Protection of LLP Shield Isn't Ruined By Lack of Required Liability Insurance

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Nov. 17— An LLP's failure to maintain malpractice insurance as required by a New Jersey rule does not defeat a partner's individual immunity from liability for another partner's malpractice, the New Jersey Superior Court, Appellate Division, held Nov. 14.

The court ruled that a law firm structured as a limited liability partnership does not convert to a general partnership when it drops or loses its coverage. Instead, Judge Douglas M. Fasciale said, the penalty is specified in the rule itself: the firm's right to practice may be terminated or it may be disciplined by the New Jersey Supreme Court.

Rule Specifies Sanctions

The court concluded that the LLP liability shield in the state's Uniform Partnership Act protects attorney John Ward from personal liability for the alleged malpractice of his former partner John Olivo in a client's patent infringement action, even though the lawyers' LLP became uninsured after they stopped practicing together and did not buy tail coverage.

N.J. Stat. Ann. §42:1a-18(c) plainly expresses legislative intent that the partners of an LLP are shielded from personal liability for a fellow partner's act, the court said.

Fasciale acknowledged that law firms are required to obtain and maintain liability insurance under N.J. R. 1:21-1C(a)(3), which is part of the court rule that regulates law firm LLPs. However, an LLP is not relegated to the status of a general partnership if it fails to do so, he said.

Fasciale pointed out that according to the state UPA, the status of an LLP remains effective until the LLP itself cancels it or the status is revoked by the state treasury department for failing to file an annual report or required filing fees.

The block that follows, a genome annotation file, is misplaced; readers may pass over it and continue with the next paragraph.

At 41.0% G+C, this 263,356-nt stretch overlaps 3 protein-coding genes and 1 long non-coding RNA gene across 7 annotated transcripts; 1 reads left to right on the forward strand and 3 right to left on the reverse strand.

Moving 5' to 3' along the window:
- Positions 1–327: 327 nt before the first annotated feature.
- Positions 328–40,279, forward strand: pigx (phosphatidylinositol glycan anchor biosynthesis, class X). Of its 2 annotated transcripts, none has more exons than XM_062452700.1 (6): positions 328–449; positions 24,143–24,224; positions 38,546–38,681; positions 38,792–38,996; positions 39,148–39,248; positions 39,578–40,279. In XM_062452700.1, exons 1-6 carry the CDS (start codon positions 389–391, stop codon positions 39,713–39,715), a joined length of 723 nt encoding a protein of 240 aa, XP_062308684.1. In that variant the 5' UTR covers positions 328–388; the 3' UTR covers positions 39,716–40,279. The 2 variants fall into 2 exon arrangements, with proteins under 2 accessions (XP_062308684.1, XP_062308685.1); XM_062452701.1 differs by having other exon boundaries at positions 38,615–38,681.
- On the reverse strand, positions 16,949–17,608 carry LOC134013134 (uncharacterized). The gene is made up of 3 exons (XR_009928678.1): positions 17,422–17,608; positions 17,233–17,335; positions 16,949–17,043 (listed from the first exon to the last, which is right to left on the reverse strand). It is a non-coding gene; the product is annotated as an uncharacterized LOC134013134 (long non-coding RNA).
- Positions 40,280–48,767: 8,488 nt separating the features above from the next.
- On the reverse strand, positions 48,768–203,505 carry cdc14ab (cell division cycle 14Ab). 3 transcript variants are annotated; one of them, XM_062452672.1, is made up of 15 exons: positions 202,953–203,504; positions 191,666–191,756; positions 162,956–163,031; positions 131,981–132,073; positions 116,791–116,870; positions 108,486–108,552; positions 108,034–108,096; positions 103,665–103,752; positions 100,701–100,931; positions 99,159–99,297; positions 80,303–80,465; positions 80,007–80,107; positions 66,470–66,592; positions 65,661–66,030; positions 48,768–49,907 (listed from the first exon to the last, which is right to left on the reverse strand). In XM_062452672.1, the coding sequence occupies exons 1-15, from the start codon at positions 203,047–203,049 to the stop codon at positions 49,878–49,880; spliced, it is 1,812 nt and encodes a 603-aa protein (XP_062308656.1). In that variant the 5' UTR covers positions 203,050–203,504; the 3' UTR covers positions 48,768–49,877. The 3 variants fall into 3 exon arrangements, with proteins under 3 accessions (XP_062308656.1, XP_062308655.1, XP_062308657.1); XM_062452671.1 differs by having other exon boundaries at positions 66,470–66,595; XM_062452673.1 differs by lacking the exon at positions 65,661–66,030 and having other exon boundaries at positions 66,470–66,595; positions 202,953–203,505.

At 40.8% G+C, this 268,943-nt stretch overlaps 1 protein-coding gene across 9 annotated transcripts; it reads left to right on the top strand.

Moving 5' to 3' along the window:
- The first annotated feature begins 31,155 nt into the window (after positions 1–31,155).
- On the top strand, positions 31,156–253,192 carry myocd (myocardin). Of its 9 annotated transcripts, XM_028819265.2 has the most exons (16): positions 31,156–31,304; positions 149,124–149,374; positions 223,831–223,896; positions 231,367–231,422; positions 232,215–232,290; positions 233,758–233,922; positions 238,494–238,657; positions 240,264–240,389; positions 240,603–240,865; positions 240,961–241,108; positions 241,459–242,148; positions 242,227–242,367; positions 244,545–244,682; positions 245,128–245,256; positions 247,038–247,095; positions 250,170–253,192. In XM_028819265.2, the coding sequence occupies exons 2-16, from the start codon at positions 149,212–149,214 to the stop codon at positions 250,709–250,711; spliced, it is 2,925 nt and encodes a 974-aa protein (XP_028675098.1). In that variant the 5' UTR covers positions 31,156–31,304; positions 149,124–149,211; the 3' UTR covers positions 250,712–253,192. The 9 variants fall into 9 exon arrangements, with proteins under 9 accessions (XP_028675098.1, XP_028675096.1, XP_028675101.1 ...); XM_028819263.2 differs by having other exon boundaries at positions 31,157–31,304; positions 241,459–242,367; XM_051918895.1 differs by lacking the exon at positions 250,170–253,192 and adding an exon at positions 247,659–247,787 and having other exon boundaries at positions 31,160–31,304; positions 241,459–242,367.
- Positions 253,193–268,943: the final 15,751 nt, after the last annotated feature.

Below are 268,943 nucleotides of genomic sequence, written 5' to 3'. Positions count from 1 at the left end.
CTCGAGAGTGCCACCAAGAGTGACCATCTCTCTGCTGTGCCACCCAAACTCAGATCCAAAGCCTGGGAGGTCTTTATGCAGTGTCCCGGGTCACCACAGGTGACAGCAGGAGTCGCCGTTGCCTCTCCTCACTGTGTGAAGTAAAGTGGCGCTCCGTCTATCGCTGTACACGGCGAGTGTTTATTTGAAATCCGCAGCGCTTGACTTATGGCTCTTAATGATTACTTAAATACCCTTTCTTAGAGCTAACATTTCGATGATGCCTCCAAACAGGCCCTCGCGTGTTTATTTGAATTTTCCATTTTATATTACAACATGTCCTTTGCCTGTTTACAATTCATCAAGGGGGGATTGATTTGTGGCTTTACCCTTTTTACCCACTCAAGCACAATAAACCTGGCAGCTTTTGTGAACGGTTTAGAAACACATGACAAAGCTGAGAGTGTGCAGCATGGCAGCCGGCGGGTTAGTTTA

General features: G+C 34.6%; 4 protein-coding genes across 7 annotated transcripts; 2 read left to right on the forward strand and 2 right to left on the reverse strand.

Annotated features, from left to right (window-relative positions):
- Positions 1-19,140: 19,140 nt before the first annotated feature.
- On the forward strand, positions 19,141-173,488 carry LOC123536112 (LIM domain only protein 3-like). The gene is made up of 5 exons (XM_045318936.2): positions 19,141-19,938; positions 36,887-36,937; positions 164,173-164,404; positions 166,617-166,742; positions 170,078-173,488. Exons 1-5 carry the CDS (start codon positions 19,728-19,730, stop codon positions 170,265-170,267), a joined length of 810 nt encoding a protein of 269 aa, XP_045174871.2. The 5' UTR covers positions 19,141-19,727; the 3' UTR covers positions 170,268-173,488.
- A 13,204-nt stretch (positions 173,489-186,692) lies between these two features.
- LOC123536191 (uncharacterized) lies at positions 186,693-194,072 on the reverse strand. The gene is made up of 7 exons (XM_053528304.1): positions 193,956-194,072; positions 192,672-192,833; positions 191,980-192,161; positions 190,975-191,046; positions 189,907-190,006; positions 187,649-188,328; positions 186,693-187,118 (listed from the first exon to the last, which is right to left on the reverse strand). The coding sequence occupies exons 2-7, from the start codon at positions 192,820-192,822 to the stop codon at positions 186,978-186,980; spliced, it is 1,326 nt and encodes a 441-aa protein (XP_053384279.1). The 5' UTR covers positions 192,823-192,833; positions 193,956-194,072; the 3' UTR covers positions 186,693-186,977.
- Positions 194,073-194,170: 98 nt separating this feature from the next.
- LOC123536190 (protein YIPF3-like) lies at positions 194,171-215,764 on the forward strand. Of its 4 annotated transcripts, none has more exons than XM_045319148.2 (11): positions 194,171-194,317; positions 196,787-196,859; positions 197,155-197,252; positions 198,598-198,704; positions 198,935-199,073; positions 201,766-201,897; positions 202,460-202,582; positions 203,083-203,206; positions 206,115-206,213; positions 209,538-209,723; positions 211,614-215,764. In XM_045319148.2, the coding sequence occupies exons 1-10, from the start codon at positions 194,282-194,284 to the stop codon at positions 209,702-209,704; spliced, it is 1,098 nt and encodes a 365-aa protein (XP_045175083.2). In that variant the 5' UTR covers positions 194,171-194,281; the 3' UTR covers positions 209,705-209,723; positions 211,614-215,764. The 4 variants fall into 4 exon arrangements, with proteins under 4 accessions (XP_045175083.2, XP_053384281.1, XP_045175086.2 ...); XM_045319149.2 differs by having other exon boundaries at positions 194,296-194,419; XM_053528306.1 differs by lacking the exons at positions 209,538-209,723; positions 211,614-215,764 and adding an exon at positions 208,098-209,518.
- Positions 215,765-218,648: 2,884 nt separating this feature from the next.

“Nowhere in the UPA did the Legislature state that, when attorneys practice as an LLP, the LLP reverts to a GP if it fails to maintain professional liability insurance, as required by the court rules,” Fasciale wrote.

The court also noted that the court rule on law firm LLPs provides that a firm's violation of the rule “shall be grounds for the Supreme Court to terminate or suspend the limited liability partnership's right to practice law or otherwise to discipline it.” N.J. R. 1:21-1C(a)(2).

“The Court did not include as a sanction the conversion of an LLP into a GP, thereby removing the protection afforded to a partner in an LLP under the UPA, when attorneys practice as an LLP without maintaining professional liability insurance,” Fasciale said.

Legislature Didn't Override Rule

The court noted that the rule enumerating sanctions for a law firm's noncompliance with LLP requirements was adopted in 1996, yet the legislature never amended the UPA to require an LLP to revert to general partnership status as a sanction for failing to maintain insurance.

In addition, it said, the committee report that proposed the rule on law firm LLPs does not suggest any intent to convert an LLP into a general partnership if the entity fails to carry the required malpractice insurance.

“Thus, if attorneys practice as an LLP, and the LLP fails to maintain malpractice insurance as required by the court rules, then the Supreme Court may terminate or suspend the LLP's right to practice law or otherwise discipline it,” the court said. “As currently written, however, the court rules do not authorize a trial court to sanction a partner of an LLP for practicing law as an LLP without the required professional liability insurance by converting an otherwise properly organized LLP into a GP,” Fasciale wrote.

Judges Joseph L. Yannotti and Richard S. Hoffman concurred in the opinion.

Piro, Zinna, Cifelli, Paris & Genitempo LLC represented Ward. Pashman Stein P.C. represented the plaintiff, Mortgage Grader Inc.

Full text at http://www.bloomberglaw.com/public/document/Mortg_Grader_Inc_v_Ward__Olivo_LLP_No_A377713T3_2014_BL_321527_NJ.

 

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